“He Must Like You”

The incident I’m writing about today attracted media attention about a month ago; I jotted down some thoughts at the time and during the weeks that have passed I haven’t forgotten about the story one bit. That’s because in it, I think we see part of the explanation for why there is such a prevalence of domestic violence in the western world.

The event I’m referring to is when a four-year-old girl, after having bing attacked by a four-year-old boy at her pre-school, was told by the doctor at the emergency department as he heard what happened while assessing her injuries that, “He [the little boy] must like you.” The girl’s mother was outraged by the doctor’s comment, went to the media, and the story went viral.

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Actual image of the girl. Source: http://www.buzzfeed.com/juliareinstein/a-hospital-worker-told-a-4-year-old-girl-that-the-boy-who-be#.jy2VaGxJr

There are many, many problems with the comment. The old stereotype is that people only hassle and tease people that they’re interested in, and that stereotype probably informed the doctor’s comment. Only in the incident he was dealing with, the hassling had become a violent assault. While there certainly is an element in of truth in the stereotype in that we probably do do more flirty teasing of the people we like, the thing is, we shouldn’t continue accept poor behaviour just because romantic feelings are involved. I’m not advocating no-teasing, but I am advocating not justifying poor behaviour because someone “likes” someone. It excuses people of owning their own behaviour, which is not a good thing.

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I really wish they had included the question mark in their zeitgeist-capturing campaign. Source: http://www.scrippsmedia.com/now-trending/Salvation-Army-uses-The-Dress-in-anti-domestic-violence-campaign-295394941.html

I’ve decided to discuss two of my main issues with the comment: the way it normalises violence in romantic relationships and the way it neatly conflates “love” (or “liking”) with violence. I suspect that the doctor in question didn’t mean to do either of these things; he was probably trying to make the girl feel better, albeit in a way that, upon reflection, looks pretty perverse. The underlying sentiment of his words is that this wasn’t some random, violent attack; this happened only because he likes you! Which, to my ears, is actually even worse – shouldn’t someone who likes (or loves) you do the complete opposite to violently attacking you? And rather than calling out the boy’s behaviour as just plain wrong, the doctor seemingly justified it, and provided a framework for legitimizing it.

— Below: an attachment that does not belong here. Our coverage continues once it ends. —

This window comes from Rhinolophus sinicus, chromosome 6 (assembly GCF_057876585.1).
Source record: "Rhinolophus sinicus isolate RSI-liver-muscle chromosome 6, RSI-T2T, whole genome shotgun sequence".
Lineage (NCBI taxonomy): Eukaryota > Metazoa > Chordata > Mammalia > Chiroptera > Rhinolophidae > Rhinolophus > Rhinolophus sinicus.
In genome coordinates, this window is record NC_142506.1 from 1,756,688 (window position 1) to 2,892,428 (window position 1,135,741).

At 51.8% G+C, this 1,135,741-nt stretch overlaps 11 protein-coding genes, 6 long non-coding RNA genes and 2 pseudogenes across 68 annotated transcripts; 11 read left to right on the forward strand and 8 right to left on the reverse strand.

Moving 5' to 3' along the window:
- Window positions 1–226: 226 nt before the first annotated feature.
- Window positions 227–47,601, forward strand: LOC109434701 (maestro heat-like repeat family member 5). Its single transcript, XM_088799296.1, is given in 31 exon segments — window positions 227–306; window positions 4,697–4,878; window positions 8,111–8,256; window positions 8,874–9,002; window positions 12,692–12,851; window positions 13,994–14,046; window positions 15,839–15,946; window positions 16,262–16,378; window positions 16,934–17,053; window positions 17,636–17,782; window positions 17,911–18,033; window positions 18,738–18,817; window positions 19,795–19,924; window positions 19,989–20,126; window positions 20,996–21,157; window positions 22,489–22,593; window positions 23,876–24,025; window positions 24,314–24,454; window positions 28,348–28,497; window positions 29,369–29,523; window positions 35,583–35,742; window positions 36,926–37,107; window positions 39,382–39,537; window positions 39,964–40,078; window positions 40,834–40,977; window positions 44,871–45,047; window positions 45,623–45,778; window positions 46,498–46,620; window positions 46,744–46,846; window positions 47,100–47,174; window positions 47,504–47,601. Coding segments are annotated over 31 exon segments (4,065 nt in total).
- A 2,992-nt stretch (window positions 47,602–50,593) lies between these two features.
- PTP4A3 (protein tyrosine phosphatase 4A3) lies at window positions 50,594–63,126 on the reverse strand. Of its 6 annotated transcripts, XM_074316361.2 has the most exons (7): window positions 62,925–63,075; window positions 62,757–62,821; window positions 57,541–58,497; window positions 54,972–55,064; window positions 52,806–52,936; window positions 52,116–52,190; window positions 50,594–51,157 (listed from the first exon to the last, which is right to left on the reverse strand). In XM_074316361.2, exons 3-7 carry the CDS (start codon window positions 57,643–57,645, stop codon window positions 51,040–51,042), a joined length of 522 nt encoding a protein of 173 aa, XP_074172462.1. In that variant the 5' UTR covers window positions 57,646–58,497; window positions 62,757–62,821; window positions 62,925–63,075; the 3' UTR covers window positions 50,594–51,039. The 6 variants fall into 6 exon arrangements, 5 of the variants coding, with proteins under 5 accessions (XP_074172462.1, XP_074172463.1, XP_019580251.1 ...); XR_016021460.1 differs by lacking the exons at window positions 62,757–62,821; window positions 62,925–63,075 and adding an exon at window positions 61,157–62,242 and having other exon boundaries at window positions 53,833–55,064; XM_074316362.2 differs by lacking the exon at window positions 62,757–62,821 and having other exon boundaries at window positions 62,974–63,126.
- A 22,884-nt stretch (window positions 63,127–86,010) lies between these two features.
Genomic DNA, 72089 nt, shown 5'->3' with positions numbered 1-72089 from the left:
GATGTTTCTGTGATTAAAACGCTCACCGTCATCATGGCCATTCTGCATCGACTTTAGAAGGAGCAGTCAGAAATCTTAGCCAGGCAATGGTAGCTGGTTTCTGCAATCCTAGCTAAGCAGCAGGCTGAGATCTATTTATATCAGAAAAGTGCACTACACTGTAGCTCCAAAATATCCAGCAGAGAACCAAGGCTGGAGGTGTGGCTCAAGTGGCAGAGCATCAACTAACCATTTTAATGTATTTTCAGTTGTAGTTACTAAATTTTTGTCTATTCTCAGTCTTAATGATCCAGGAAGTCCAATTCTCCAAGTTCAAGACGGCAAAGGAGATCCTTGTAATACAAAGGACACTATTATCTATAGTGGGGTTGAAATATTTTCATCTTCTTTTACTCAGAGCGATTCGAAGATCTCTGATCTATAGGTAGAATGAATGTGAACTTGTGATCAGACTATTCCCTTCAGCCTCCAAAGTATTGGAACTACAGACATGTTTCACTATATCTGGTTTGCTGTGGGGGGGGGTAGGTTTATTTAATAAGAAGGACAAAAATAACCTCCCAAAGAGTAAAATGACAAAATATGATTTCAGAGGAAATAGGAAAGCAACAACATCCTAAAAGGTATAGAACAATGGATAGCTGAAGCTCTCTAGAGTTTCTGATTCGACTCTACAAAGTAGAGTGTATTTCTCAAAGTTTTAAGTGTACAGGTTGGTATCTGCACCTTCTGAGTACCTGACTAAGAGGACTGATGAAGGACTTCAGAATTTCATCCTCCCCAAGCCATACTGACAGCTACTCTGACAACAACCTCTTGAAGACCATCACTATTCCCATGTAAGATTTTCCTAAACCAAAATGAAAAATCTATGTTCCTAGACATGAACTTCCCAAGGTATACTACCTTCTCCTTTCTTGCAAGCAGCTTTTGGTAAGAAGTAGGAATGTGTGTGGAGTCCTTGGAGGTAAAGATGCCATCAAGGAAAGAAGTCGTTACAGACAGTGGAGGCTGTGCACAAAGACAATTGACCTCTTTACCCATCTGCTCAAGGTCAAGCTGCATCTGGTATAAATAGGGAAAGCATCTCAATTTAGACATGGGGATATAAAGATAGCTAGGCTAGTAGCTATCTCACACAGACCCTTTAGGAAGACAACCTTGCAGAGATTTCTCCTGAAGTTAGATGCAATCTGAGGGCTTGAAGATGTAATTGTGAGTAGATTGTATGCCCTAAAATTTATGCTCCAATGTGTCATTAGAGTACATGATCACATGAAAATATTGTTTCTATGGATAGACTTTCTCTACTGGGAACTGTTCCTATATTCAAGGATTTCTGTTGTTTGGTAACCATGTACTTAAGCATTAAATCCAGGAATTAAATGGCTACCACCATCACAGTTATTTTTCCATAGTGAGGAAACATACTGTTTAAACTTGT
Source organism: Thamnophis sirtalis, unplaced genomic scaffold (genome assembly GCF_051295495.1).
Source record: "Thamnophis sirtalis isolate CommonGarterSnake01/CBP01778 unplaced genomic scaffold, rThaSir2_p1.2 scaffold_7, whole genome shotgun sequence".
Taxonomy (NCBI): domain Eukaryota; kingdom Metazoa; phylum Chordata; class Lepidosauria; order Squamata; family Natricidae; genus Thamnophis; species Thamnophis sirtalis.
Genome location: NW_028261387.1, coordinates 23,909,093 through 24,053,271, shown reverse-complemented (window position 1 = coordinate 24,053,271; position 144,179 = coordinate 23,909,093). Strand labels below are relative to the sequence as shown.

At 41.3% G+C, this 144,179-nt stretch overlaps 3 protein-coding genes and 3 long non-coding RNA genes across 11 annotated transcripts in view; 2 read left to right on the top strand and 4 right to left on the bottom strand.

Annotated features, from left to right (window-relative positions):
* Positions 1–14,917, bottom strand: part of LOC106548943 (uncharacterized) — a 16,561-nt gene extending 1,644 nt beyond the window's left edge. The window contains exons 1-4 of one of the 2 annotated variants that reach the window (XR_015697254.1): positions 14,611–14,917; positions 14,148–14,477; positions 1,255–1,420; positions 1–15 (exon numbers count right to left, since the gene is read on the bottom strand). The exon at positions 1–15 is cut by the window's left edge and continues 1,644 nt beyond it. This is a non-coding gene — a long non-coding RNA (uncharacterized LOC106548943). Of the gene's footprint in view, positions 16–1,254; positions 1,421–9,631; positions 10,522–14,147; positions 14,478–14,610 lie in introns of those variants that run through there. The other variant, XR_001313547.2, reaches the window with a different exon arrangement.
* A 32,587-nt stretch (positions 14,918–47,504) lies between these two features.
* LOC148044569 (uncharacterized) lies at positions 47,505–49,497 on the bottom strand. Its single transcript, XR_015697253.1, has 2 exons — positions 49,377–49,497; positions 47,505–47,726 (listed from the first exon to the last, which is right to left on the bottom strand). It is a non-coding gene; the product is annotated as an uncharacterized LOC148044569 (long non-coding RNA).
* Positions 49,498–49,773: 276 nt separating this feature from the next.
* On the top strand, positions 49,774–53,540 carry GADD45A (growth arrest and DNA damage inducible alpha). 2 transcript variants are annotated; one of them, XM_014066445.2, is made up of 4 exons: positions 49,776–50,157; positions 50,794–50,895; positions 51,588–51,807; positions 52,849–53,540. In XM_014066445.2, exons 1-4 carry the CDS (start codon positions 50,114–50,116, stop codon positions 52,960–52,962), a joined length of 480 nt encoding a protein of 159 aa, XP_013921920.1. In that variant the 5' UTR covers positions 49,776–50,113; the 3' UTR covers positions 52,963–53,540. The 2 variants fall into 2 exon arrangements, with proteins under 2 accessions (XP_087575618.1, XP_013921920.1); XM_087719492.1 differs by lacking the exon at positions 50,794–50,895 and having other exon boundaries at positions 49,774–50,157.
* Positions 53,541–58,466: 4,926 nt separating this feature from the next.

Before I discuss the normalisation of violence in romantic relationships, I should also clarify what exactly I mean by the term “romantic relationships”. I don’t mean to suggest that the little girl and the little boy were “dating” or anything like that; I use the phrase more in terms of the doctor’s understanding of the girl’s and boy’s relationship. That is, in his characterisation, he implies that the boy’s aggressive behaviour is something you wouldn’t expect during a “friendship” but could expect from someone who wanted to be more than friends – someone who “likes” you.

Given that domestic violence is a highly prevalent problem in our society, teaching children that violence goes hand in hand with love is a seriously dangerous thing to do. But normalisng violence is exactly what doctor’s statement does. The logic in the doctor’s statement is thus: because he likes you, he hits you. Extrapolating this logic gives us the following situation: when people like each other, and because they like each other, they physically hurt each other. This kind of thinking permeates our understandings of violence in adult intimate relationships; we all know the cliché rolled out by (predominantly female) domestic violence victims, “He only hits me because he loves me.” A way of breaking this cycle would be to not normalise violence in romantic relationships: this kind of thinking makes violent outbursts an expectation of romantic relationships as it simultaneously excuses the perpetrator of blame and/or lessens the problem of the violence. It’s strange, but somehow, as a culture we can more easily rationalise violence if the perpetrator “loves” (or in the four-year-olds’ case “likes”) the victim.

Indeed, the slippery conflation of acts of love with acts of violence is my second problem with the doctor’s statement. There are countless clichés (most of which have been used by pop songs at some time or other) which reinforce this conflation: there’s a fine line between love and hate, between pleasure and pain. While love can certainly make us behaviour contrary to our normal behaviour, we should not, must not accept a casual slippage between love and violence. Nor should we accept violence as regular consequence of love or “liking” someone, even at age four.

I’m really impressed with the girl’s mother, Merritt Smith. Drawing attention to deeply problematic comments like the doctor’s helps to reveal dangerous structures in our patterns of thinking, and hopefully helps to bring about change. We certainly shouldn’t tolerate tired stereotypes which, when used, legitimize violence in romantic relationships. And to close, I’d like to finish on Ms Smith’s Facebook post which does just that:

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